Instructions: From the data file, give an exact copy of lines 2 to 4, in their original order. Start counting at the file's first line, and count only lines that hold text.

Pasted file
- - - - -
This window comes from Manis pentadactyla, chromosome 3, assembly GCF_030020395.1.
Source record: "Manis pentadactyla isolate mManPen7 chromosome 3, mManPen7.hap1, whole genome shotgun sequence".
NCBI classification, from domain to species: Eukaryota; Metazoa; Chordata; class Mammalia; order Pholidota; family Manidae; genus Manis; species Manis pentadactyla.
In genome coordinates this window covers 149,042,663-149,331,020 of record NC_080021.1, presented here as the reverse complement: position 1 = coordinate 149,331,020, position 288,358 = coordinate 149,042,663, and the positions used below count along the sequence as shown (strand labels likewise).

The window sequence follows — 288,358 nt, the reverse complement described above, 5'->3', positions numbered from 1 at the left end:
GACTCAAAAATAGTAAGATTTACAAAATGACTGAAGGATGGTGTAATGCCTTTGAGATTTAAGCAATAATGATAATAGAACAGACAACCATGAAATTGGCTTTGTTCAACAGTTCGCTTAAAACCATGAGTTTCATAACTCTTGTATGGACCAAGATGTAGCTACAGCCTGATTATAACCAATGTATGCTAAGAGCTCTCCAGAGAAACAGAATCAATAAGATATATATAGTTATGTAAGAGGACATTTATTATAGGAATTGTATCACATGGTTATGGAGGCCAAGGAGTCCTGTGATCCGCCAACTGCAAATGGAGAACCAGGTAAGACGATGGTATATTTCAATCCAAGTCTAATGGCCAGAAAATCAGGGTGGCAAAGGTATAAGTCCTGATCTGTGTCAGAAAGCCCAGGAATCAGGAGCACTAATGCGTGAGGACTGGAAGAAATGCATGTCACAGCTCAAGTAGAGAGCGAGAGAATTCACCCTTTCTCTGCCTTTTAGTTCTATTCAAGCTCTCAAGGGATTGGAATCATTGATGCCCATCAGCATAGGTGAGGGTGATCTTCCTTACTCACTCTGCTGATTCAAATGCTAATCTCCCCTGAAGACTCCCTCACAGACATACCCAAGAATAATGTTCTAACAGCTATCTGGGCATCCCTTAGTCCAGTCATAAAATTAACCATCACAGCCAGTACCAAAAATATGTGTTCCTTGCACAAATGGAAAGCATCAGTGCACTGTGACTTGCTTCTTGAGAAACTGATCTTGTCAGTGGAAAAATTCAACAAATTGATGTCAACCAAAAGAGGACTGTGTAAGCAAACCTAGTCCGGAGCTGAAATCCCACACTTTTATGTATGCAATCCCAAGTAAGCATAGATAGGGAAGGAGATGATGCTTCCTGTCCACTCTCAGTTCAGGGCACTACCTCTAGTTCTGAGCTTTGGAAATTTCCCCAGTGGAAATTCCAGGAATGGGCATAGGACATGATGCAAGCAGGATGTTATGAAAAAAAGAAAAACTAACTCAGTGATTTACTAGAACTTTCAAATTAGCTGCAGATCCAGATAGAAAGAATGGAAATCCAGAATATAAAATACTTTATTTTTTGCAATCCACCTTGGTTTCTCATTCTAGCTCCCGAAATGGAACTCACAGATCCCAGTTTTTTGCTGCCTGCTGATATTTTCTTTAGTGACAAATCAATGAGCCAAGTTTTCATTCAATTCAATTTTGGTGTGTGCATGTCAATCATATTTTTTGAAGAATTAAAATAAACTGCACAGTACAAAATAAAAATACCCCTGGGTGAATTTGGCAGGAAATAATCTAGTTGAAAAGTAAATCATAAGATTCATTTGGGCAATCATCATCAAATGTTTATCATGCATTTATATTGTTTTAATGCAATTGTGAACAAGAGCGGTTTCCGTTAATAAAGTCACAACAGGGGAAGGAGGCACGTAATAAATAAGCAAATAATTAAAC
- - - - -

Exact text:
Source record: "Manis pentadactyla isolate mManPen7 chromosome 3, mManPen7.hap1, whole genome shotgun sequence".
NCBI classification, from domain to species: Eukaryota; Metazoa; Chordata; class Mammalia; order Pholidota; family Manidae; genus Manis; species Manis pentadactyla.
In genome coordinates this window covers 149,042,663-149,331,020 of record NC_080021.1, presented here as the reverse complement: position 1 = coordinate 149,331,020, position 288,358 = coordinate 149,042,663, and the positions used below count along the sequence as shown (strand labels likewise).